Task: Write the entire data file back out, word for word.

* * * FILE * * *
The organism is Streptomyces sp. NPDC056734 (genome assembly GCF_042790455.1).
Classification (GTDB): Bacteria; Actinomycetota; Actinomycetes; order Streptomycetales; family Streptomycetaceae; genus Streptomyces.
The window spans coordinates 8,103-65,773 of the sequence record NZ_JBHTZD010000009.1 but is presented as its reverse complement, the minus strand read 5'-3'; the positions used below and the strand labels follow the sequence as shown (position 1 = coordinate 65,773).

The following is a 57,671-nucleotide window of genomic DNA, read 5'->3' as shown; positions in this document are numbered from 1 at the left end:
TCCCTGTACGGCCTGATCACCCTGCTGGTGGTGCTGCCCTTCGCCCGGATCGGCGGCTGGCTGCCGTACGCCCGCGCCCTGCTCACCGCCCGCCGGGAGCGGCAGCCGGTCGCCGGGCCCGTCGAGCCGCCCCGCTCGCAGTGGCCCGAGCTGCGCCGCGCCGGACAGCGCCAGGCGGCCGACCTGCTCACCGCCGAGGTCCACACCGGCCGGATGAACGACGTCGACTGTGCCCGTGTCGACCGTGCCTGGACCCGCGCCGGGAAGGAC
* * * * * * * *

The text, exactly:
The organism is Streptomyces sp. NPDC056734 (genome assembly GCF_042790455.1).
Classification (GTDB): Bacteria; Actinomycetota; Actinomycetes; order Streptomycetales; family Streptomycetaceae; genus Streptomyces.
The window spans coordinates 8,103-65,773 of the sequence record NZ_JBHTZD010000009.1 but is presented as its reverse complement, the minus strand read 5'-3'; the positions used below and the strand labels follow the sequence as shown (position 1 = coordinate 65,773).

The following is a 57,671-nucleotide window of genomic DNA, read 5'->3' as shown; positions in this document are numbered from 1 at the left end:
TCCCTGTACGGCCTGATCACCCTGCTGGTGGTGCTGCCCTTCGCCCGGATCGGCGGCTGGCTGCCGTACGCCCGCGCCCTGCTCACCGCCCGCCGGGAGCGGCAGCCGGTCGCCGGGCCCGTCGAGCCGCCCCGCTCGCAGTGGCCCGAGCTGCGCCGCGCCGGACAGCGCCAGGCGGCCGACCTGCTCACCGCCGAGGTCCACACCGGCCGGATGAACGACGTCGACTGTGCCCGTGTCGACCGTGCCTGGACCCGCGCCGGGAAGGAC